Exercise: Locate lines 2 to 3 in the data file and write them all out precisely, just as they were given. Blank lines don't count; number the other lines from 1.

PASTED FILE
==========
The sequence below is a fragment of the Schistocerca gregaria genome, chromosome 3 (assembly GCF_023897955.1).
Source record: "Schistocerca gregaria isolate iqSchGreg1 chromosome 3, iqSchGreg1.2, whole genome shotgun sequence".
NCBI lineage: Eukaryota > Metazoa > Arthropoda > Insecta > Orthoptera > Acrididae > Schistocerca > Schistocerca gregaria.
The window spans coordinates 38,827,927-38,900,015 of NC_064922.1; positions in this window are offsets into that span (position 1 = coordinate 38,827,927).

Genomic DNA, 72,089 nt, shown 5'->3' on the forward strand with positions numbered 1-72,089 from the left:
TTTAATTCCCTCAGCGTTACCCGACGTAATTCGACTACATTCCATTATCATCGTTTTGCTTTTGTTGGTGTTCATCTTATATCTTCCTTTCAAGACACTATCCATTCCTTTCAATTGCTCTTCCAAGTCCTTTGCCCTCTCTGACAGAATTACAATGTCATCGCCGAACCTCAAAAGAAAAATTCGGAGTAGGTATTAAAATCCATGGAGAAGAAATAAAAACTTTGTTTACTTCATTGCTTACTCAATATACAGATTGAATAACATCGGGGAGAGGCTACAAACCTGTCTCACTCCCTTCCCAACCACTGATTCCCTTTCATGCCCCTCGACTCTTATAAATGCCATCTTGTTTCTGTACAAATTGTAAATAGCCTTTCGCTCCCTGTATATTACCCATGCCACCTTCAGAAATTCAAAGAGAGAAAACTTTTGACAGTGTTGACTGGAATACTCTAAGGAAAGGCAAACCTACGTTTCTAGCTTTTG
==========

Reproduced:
Source record: "Schistocerca gregaria isolate iqSchGreg1 chromosome 3, iqSchGreg1.2, whole genome shotgun sequence".
NCBI lineage: Eukaryota > Metazoa > Arthropoda > Insecta > Orthoptera > Acrididae > Schistocerca > Schistocerca gregaria.